In the midst of the Gabby Petito missing-persons case that has gotten a lot of national media coverage over the last couple of weeks, some reporters, anchors and others in the media have raised the issue of whether or not the mainstream press gives more attention to missing white women cases than they do in the cases of missing people of other races.
MSNBC host Joy Reid, who normally is seen spouting off insane conspiracy theories and wacko rants on her program, actually had a decent segment last week discussing the Petito case and the term “Missing White Woman Syndrome,” a term she said was coined by the late PBS NewsHour anchor Gwen Ifill who, like Reid, is black.
The term, Reid said, is used “to describe the media and public fascination with missing white women, like Laci Peterson or Natalee Holloway, while ignoring cases involving missing people of color.”
It would probably surprise Reid to hear this, but few people — including white people — would disagree that the coverage seems disproportionate. I admit that as I would scan headlines online and my social media feeds daily, in seeing all the stories about Petito’s disappearance the thought ran across my mind that rarely do we ever see the national media devote that much attention when a black person goes missing, or a Hispanic person, etc.
It’s something that, as a media critic, I’ve always wondered about. Any loved one of a missing person would welcome as much spotlight on their case as they could get, but most families of missing persons — including white ones — don’t get the amount of coverage Laci Peterson’s or Gabby Petito’s did.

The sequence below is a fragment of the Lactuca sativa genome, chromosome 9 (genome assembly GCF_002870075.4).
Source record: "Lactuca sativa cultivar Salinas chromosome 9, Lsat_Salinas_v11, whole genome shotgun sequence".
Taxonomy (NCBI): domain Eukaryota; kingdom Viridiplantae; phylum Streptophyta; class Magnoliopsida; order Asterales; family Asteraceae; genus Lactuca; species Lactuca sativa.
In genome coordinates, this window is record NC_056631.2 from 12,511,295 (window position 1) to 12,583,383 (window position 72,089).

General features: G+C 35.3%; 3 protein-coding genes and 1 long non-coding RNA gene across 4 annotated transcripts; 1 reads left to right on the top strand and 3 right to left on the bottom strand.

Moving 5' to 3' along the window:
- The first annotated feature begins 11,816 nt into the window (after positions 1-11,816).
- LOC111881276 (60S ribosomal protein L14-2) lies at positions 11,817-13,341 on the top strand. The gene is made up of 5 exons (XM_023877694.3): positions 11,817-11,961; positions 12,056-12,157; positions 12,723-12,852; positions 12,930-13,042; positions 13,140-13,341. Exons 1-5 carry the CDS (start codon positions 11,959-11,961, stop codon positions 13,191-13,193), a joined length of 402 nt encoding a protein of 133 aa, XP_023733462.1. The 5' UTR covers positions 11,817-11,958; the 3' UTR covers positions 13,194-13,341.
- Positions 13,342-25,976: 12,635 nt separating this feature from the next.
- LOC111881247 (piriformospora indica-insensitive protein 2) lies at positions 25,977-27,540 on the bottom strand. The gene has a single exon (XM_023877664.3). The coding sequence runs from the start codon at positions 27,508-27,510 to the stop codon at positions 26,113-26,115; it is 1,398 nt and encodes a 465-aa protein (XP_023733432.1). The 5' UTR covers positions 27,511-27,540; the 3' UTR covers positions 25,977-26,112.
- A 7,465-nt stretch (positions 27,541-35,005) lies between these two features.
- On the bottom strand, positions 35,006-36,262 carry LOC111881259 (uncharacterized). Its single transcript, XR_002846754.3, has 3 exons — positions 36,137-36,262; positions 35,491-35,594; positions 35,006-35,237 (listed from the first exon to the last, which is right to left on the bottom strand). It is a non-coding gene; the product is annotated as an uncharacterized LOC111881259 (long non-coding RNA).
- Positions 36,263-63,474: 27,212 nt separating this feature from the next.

Why is that exactly? Well, the debate on the issue is playing out in the media as we speak, with various news organizations bringing in experts to dissect and analyze coverage and pinpoint where the media could do better going forward.
But Reid’s segment and others on “Missing White Woman Syndrome” have missed a rather large point in all this, and that is that the people doing the most complaining about it have been people who have been in the position to do something about it over the years — but didn’t.
Reid herself has worked in the radio/TV industry since 2006, where she hosted her first radio talk show, and had a blog she started in 2000. She worked for some online publications for a time before landing at MSNBC, where she’s been in various on-air hosting roles since 2014.
Outside of the program where she discussed the issue last week, has Reid ever spent any time discussing missing black persons cases in her seven years on the network? A search of the archives for MSNBC doesn’t show that she has. Presumably, as a host, Reid has full editorial control of the topics she gets to cover, and yet on this one we see no evidence she’s practiced what she preached last week.
In other words, one of the biggest problems with the media’s focus on missing white woman cases at the expense of other cases is that the people arguing the media has done a bad job giving the necessary attention to other cases have been people who have also done a bad job at giving those cases attention.
Unfortunately, Gabby Petito’s case did not have a happy ending. Petito, who was 22, was confirmed dead last Tuesday after the Teton County coroner’s office conducted an autopsy on remains found in the Bridger-Teton National Forest in Wyoming that matched Petito’s description. According to the autopsy results, her death was a homicide.
Florida police and the FBI are searching for Petito’s fiancé, 23-year-old Brian Laundrie, who resides in the state.
A memorial service for Petito was held on Sunday in New York state.
Media analyst Stacey Matthews has also written under the pseudonym Sister Toldjah and is a regular contributor to RedState and Legal Insurrection.